Having lived in Colorado, I thought I knew what dark skies looked like. In truth, I had no idea. Until I moved to New Zealand. How dark is it here? Well, in most places, on a partly cloudy night, the clouds show up as slightly grey, a bit lighter than the clear sky. Here in NZ, the clouds are completely black (because there is little/no light reflecting off them) and the night sky is actually a bit light (from starlight). The Milky Way is bright enough to cast shadows on the ground.
One of the great things about living in New Zealand are the dark skies. With very little light pollution, the stars are bright in the night sky. And one of the best places to see them is at Lake Tekapo, which is part of the gold-rated Aoraki Mackenzie International Dark Sky Reserve. And that is where we decided on our first Kiwi vacation.
After I got my imaging telescope (AstroTech AT6-RC), I started targeting deep-sky targets. It took a while to get the whole process dialed in properly. Things like proper load balancing, polar alignment, calibration, getting all the cables hooked up, calibrating the guider, setting the focus (quite a complicated task when you cannot see your target through the viewfinder or LiveView), finding your target, framing, determining each frame parameter (e.g. required exposure length, ISO), and then hoping no clouds come in and ruin it all. Then there’s the additional task of making sure you have a library of dark and flat frames built up for processing. And processing itself is quite lengthy. The initial calibration and stacking of the frames is a pretty automated process but can take anywhere from 2-6 hours, depending on the amount of data. Then comes the actual processing, which requires painstaking attention to each part of the final image. But when you realize that the final product is of an object thousands or millions of light-years away in space, it’s all worth it.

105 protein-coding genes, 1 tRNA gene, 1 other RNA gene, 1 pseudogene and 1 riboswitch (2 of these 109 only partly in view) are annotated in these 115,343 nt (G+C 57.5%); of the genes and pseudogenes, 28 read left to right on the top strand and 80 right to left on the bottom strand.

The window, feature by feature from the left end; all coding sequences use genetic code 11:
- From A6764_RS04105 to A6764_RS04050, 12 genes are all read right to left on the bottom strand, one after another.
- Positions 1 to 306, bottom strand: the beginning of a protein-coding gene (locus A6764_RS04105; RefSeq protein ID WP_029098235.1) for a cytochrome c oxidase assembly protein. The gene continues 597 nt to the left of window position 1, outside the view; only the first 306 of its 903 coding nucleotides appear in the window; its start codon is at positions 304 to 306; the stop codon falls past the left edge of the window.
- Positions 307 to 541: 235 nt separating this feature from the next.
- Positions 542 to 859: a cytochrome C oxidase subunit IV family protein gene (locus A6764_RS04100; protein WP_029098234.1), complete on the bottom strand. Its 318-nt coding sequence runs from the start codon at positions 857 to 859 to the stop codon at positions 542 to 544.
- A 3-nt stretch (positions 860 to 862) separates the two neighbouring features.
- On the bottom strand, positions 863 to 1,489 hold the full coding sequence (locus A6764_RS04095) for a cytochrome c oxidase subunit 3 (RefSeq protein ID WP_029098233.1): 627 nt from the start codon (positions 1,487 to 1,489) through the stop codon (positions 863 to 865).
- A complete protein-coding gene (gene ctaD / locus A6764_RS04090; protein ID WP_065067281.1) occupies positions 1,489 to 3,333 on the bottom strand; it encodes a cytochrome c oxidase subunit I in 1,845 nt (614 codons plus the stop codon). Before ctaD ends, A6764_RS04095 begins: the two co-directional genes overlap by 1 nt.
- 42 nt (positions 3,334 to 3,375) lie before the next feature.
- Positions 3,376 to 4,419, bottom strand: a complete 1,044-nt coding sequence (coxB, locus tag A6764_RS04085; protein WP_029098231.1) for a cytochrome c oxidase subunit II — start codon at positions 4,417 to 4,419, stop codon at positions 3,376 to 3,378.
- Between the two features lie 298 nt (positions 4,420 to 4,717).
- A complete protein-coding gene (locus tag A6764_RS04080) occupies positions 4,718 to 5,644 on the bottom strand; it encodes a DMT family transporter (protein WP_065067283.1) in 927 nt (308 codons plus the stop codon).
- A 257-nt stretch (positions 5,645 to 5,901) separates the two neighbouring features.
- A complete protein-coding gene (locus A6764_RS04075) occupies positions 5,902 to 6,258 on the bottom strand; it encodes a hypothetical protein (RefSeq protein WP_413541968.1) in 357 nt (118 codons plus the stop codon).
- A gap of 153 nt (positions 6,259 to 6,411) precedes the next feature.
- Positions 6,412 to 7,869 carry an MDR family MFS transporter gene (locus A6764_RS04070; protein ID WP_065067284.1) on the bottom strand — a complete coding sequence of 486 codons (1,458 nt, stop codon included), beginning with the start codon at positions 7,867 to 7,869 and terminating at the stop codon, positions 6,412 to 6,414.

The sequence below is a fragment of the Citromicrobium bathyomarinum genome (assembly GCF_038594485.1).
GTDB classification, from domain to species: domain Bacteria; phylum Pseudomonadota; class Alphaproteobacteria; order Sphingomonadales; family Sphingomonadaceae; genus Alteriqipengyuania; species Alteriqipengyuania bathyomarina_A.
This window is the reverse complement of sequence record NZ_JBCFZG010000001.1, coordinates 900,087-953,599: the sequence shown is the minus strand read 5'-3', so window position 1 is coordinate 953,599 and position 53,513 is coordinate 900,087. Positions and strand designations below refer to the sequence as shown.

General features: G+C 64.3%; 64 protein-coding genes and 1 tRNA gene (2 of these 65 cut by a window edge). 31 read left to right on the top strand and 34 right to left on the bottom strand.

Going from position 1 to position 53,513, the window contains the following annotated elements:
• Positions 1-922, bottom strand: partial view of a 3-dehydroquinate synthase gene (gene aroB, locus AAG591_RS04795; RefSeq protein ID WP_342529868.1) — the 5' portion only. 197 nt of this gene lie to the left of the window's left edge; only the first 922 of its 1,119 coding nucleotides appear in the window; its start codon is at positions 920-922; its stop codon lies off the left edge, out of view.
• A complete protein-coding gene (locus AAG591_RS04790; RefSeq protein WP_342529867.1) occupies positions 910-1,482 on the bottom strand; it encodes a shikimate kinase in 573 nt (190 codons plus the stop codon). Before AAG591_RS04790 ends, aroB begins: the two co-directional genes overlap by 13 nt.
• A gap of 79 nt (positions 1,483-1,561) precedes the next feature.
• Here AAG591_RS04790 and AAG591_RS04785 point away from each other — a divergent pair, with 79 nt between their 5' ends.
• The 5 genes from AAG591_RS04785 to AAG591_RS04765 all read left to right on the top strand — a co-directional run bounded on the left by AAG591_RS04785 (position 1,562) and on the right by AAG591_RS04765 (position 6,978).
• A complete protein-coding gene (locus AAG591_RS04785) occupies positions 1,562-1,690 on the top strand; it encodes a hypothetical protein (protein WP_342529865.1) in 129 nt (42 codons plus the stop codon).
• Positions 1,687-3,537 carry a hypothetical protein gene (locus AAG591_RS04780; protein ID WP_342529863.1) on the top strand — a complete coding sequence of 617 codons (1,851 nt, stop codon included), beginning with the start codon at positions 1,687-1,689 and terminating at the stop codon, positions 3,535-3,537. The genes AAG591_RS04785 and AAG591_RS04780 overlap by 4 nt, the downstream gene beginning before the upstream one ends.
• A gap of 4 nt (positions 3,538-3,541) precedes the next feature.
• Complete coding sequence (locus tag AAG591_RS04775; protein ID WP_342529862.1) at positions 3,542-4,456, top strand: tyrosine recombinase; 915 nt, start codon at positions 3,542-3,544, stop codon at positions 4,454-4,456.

After trying out some astrophotography with the Celestron NexStar 8SE, I hankered for something better. While the NexStar got me started, the alt-az mount isn’t really sufficient for long-exposure imaging, which is the key to capturing faint objects like galaxies and nebulae. So I invested in an AstroTech AT6-RC (a 6-inch Ritchey-Chretien) on an Orion Sirius EQ-G equatorial mount. Not top-of-the-line, but still a good setup that would last a while.
I have always been fascinated by space. Ever since I was a little kid, I could stare for hours at images of galaxies, nebulae, and star clusters. I truly identified with this:
Without a wish, without a will
I stood upon that silent hill
And stared into the sky until
My eyes were blind with stars and still
I stared into the sky
The Song of Honour, Ralph Hodgson